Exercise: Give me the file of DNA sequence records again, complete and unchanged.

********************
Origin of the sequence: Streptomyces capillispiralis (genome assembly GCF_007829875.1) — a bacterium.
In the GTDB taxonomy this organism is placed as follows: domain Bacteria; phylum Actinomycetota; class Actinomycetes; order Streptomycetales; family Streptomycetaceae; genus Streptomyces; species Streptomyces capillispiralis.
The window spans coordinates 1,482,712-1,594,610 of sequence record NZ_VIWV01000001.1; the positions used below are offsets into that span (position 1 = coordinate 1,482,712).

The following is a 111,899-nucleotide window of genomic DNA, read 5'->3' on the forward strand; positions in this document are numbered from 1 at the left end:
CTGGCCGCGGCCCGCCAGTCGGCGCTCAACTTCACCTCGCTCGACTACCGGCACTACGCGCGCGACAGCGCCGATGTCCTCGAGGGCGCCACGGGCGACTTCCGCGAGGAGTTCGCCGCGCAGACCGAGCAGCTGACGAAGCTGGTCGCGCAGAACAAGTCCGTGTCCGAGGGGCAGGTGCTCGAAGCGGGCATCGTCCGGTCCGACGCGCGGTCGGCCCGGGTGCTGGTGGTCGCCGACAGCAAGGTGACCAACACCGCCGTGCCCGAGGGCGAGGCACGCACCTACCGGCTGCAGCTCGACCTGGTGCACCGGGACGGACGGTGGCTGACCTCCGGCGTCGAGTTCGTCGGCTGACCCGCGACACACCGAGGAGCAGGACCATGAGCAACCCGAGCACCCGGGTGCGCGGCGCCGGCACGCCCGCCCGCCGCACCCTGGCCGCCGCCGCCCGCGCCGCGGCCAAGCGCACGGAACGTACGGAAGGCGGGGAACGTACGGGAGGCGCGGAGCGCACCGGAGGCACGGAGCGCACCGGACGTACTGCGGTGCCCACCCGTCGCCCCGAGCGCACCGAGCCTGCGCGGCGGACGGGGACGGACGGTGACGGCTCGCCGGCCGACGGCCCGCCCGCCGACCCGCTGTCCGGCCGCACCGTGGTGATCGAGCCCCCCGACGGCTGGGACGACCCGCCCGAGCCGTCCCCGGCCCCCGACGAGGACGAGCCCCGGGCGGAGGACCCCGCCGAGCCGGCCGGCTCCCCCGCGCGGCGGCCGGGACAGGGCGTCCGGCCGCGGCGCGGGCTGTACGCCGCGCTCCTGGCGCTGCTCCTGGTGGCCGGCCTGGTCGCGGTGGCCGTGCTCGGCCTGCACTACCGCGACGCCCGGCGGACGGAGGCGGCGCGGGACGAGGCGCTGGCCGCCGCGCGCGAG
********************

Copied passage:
Origin of the sequence: Streptomyces capillispiralis (genome assembly GCF_007829875.1) — a bacterium.
In the GTDB taxonomy this organism is placed as follows: domain Bacteria; phylum Actinomycetota; class Actinomycetes; order Streptomycetales; family Streptomycetaceae; genus Streptomyces; species Streptomyces capillispiralis.
The window spans coordinates 1,482,712-1,594,610 of sequence record NZ_VIWV01000001.1; the positions used below are offsets into that span (position 1 = coordinate 1,482,712).

The following is a 111,899-nucleotide window of genomic DNA, read 5'->3' on the forward strand; positions in this document are numbered from 1 at the left end:
CTGGCCGCGGCCCGCCAGTCGGCGCTCAACTTCACCTCGCTCGACTACCGGCACTACGCGCGCGACAGCGCCGATGTCCTCGAGGGCGCCACGGGCGACTTCCGCGAGGAGTTCGCCGCGCAGACCGAGCAGCTGACGAAGCTGGTCGCGCAGAACAAGTCCGTGTCCGAGGGGCAGGTGCTCGAAGCGGGCATCGTCCGGTCCGACGCGCGGTCGGCCCGGGTGCTGGTGGTCGCCGACAGCAAGGTGACCAACACCGCCGTGCCCGAGGGCGAGGCACGCACCTACCGGCTGCAGCTCGACCTGGTGCACCGGGACGGACGGTGGCTGACCTCCGGCGTCGAGTTCGTCGGCTGACCCGCGACACACCGAGGAGCAGGACCATGAGCAACCCGAGCACCCGGGTGCGCGGCGCCGGCACGCCCGCCCGCCGCACCCTGGCCGCCGCCGCCCGCGCCGCGGCCAAGCGCACGGAACGTACGGAAGGCGGGGAACGTACGGGAGGCGCGGAGCGCACCGGAGGCACGGAGCGCACCGGACGTACTGCGGTGCCCACCCGTCGCCCCGAGCGCACCGAGCCTGCGCGGCGGACGGGGACGGACGGTGACGGCTCGCCGGCCGACGGCCCGCCCGCCGACCCGCTGTCCGGCCGCACCGTGGTGATCGAGCCCCCCGACGGCTGGGACGACCCGCCCGAGCCGTCCCCGGCCCCCGACGAGGACGAGCCCCGGGCGGAGGACCCCGCCGAGCCGGCCGGCTCCCCCGCGCGGCGGCCGGGACAGGGCGTCCGGCCGCGGCGCGGGCTGTACGCCGCGCTCCTGGCGCTGCTCCTGGTGGCCGGCCTGGTCGCGGTGGCCGTGCTCGGCCTGCACTACCGCGACGCCCGGCGGACGGAGGCGGCGCGGGACGAGGCGCTGGCCGCCGCGCGCGAG